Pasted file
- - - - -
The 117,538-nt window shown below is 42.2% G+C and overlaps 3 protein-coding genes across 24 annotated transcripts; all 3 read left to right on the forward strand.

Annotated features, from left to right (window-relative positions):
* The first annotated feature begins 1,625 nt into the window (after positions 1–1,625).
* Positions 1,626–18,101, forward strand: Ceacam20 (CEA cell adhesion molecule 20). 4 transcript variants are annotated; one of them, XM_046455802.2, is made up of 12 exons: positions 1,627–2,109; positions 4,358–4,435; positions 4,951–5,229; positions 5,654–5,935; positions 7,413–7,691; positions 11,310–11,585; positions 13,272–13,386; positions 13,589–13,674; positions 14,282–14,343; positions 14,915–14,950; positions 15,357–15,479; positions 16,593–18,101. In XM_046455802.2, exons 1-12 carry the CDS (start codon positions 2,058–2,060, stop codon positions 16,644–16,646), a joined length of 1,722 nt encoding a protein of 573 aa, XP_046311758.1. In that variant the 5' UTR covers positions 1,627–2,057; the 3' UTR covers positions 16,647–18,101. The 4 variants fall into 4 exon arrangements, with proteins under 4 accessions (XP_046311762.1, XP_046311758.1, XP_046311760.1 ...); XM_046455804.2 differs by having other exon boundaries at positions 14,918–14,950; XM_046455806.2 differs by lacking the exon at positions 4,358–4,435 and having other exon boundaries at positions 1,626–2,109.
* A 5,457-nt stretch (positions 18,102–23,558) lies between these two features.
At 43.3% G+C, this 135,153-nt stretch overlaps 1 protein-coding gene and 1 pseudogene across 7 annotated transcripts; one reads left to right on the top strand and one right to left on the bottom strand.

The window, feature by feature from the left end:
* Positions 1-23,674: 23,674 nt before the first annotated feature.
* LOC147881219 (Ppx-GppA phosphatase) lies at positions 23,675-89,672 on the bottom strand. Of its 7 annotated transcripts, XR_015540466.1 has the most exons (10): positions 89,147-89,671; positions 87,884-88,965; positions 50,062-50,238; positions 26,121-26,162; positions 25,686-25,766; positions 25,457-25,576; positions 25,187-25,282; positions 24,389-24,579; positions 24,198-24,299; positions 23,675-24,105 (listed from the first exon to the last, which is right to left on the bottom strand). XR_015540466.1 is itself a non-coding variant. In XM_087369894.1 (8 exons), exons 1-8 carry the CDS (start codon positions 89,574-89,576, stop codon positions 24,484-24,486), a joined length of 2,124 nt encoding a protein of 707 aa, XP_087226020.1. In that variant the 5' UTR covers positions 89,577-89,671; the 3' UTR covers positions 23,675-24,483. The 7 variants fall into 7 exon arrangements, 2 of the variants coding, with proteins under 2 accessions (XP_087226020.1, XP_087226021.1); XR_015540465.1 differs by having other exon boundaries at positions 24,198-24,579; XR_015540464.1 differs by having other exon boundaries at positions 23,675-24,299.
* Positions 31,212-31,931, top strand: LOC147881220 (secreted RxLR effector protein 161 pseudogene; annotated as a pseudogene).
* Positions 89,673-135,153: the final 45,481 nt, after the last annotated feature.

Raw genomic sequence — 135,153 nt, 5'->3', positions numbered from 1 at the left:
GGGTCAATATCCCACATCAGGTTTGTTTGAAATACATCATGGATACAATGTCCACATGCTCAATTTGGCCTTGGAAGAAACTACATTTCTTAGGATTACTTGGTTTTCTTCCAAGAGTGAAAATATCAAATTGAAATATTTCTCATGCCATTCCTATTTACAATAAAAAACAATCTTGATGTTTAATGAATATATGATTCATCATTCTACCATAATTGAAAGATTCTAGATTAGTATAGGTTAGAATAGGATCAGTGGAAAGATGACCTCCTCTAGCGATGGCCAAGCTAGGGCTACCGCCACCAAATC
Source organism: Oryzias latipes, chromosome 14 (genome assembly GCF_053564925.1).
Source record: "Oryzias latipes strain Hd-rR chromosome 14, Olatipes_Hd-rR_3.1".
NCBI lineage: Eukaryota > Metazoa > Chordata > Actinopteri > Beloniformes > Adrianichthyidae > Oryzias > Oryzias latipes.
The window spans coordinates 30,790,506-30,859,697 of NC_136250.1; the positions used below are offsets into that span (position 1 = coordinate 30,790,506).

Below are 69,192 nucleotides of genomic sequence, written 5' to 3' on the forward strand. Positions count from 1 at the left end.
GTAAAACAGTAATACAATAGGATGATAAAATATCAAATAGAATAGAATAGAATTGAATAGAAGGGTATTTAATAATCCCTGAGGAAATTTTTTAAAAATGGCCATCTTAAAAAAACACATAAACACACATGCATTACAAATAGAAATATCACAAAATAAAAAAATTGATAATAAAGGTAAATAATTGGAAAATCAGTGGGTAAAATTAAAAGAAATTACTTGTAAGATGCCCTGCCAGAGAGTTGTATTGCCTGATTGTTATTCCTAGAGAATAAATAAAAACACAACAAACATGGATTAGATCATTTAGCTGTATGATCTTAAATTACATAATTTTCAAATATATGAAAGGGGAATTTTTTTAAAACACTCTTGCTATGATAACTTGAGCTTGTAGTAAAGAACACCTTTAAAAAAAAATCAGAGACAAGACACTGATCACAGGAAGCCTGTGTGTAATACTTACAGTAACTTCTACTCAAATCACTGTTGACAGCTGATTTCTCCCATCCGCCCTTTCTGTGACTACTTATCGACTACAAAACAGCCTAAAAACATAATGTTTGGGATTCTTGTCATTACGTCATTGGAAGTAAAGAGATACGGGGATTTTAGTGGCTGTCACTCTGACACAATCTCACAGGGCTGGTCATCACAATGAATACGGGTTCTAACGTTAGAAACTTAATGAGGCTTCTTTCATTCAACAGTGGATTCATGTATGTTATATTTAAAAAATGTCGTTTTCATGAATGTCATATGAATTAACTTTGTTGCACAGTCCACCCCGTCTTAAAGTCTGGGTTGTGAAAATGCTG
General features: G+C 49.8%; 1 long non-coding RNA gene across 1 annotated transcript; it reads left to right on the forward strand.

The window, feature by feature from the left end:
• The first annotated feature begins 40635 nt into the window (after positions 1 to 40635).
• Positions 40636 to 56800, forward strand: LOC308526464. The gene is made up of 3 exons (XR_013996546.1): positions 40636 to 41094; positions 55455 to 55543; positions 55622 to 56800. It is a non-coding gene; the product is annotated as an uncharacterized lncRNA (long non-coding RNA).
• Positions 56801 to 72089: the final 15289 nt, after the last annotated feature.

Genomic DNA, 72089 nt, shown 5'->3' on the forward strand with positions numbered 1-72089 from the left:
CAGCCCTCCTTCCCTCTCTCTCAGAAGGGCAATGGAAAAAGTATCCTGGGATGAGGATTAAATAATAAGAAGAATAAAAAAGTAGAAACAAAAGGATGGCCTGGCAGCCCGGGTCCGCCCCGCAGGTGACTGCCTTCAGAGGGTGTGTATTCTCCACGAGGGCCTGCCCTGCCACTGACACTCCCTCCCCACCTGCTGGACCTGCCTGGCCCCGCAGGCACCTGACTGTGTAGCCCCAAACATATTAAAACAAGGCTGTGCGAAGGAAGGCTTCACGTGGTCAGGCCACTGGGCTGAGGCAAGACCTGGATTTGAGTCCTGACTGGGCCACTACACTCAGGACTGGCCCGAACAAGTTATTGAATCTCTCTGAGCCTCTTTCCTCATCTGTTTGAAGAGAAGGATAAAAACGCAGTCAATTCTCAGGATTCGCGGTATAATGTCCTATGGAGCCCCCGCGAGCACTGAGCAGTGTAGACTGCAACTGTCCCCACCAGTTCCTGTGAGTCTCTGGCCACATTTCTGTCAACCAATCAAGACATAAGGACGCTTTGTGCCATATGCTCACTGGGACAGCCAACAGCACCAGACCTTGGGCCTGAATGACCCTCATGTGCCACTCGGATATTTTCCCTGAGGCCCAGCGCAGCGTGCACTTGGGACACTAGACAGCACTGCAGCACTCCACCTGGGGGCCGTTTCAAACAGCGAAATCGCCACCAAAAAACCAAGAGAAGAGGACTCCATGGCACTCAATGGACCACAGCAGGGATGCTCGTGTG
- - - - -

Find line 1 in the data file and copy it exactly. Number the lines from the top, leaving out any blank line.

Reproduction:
The 117,538-nt window shown below is 42.2% G+C and overlaps 3 protein-coding genes across 24 annotated transcripts; all 3 read left to right on the forward strand.